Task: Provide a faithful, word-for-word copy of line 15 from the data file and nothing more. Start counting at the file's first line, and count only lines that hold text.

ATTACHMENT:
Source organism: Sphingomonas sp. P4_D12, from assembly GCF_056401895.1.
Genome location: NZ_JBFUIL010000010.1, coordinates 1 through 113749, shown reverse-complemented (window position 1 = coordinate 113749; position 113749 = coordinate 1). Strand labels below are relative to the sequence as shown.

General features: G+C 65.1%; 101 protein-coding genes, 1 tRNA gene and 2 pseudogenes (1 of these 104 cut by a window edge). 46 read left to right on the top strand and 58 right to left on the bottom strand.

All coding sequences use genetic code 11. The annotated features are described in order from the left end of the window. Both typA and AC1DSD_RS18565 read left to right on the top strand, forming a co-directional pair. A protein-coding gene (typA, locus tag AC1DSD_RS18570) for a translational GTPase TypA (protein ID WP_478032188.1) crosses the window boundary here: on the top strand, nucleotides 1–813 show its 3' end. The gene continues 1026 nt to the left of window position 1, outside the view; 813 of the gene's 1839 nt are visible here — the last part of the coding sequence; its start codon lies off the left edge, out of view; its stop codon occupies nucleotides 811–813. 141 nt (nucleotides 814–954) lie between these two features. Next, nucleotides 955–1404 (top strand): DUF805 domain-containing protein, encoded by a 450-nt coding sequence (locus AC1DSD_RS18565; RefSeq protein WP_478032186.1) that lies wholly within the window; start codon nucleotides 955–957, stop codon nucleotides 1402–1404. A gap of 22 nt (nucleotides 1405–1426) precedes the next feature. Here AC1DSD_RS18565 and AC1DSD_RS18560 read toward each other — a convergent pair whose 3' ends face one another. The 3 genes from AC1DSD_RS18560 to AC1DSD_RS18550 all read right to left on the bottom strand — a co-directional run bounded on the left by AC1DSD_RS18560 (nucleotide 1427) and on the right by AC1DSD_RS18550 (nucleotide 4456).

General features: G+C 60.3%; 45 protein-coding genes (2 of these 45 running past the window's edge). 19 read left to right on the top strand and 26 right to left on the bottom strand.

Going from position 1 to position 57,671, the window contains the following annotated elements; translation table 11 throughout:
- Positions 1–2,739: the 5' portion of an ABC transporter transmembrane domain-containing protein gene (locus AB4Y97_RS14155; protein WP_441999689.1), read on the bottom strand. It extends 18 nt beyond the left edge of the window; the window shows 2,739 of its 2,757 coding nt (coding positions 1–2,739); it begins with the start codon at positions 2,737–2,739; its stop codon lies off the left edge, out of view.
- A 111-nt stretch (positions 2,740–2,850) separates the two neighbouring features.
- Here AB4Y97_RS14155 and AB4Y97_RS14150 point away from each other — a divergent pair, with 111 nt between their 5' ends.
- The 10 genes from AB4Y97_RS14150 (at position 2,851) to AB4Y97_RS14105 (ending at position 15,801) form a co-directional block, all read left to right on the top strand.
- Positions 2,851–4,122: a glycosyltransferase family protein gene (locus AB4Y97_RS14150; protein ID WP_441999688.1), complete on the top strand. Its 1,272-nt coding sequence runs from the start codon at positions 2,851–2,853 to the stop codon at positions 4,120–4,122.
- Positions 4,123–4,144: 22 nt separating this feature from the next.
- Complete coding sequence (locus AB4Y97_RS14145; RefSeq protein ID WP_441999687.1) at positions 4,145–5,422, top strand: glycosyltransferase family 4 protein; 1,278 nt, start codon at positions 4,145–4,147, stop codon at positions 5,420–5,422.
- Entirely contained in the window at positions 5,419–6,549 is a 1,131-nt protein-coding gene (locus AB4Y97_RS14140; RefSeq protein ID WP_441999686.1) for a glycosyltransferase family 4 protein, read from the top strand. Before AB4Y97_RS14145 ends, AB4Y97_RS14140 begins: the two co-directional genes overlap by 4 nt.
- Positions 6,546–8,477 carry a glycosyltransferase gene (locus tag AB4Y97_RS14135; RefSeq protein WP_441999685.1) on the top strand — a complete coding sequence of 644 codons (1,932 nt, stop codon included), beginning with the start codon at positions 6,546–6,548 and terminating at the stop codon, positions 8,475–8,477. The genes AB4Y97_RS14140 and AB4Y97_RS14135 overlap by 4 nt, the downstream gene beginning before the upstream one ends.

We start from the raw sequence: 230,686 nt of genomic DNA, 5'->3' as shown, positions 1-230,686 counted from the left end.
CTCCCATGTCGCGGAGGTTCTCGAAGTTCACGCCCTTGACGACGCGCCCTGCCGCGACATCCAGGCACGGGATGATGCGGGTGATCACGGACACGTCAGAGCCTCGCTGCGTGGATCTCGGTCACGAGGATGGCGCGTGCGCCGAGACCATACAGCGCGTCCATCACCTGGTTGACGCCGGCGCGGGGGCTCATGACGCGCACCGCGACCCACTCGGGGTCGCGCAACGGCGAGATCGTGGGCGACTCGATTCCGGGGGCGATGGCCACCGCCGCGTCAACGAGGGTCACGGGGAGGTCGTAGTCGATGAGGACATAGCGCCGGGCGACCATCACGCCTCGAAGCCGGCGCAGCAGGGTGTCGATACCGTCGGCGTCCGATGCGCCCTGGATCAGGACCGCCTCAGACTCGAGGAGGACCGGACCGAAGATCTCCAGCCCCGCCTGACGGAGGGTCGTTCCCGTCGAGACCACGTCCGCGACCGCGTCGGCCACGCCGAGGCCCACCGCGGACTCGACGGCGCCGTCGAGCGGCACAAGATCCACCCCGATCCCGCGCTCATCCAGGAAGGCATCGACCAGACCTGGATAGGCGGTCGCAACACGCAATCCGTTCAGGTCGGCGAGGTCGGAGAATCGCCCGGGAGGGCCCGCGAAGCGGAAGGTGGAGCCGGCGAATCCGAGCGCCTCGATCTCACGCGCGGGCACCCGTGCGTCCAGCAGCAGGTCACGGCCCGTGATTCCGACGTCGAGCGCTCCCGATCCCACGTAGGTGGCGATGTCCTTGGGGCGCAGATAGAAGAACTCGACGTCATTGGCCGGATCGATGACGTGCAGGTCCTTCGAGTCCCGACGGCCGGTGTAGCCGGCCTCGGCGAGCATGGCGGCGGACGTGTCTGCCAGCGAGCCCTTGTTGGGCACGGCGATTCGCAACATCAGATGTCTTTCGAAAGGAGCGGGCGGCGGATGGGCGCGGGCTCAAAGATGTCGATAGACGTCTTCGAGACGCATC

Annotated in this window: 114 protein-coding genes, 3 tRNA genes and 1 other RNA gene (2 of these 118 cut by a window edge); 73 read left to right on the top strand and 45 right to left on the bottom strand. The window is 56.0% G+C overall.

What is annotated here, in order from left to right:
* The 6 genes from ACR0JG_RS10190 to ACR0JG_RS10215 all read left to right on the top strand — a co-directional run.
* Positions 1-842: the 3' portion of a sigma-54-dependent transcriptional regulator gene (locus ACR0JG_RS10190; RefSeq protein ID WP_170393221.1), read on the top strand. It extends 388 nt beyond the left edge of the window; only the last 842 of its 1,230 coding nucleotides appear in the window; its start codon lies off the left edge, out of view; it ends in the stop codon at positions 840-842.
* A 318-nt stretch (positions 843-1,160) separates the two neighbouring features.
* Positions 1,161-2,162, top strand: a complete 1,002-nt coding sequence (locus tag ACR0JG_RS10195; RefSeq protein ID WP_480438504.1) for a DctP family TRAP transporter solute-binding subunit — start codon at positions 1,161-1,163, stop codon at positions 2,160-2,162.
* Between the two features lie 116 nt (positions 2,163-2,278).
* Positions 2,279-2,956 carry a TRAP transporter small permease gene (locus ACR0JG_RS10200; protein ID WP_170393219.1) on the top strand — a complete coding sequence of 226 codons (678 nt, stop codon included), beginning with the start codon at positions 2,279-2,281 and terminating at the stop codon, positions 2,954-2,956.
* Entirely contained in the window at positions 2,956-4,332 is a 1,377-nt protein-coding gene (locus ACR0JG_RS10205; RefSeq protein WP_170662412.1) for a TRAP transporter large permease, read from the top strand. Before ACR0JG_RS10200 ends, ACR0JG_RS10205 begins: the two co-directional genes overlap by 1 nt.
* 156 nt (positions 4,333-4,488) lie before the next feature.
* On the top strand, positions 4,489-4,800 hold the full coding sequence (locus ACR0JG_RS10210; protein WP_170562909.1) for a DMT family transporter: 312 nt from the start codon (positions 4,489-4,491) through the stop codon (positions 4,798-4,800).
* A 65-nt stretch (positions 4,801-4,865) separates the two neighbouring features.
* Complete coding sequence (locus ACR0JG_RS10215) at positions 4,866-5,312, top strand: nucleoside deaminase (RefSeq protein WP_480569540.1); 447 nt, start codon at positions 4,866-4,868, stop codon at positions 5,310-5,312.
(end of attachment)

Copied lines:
- Positions 6,546–8,477 carry a glycosyltransferase gene (locus tag AB4Y97_RS14135; RefSeq protein WP_441999685.1) on the top strand — a complete coding sequence of 644 codons (1,932 nt, stop codon included), beginning with the start codon at positions 6,546–6,548 and terminating at the stop codon, positions 8,475–8,477. The genes AB4Y97_RS14140 and AB4Y97_RS14135 overlap by 4 nt, the downstream gene beginning before the upstream one ends.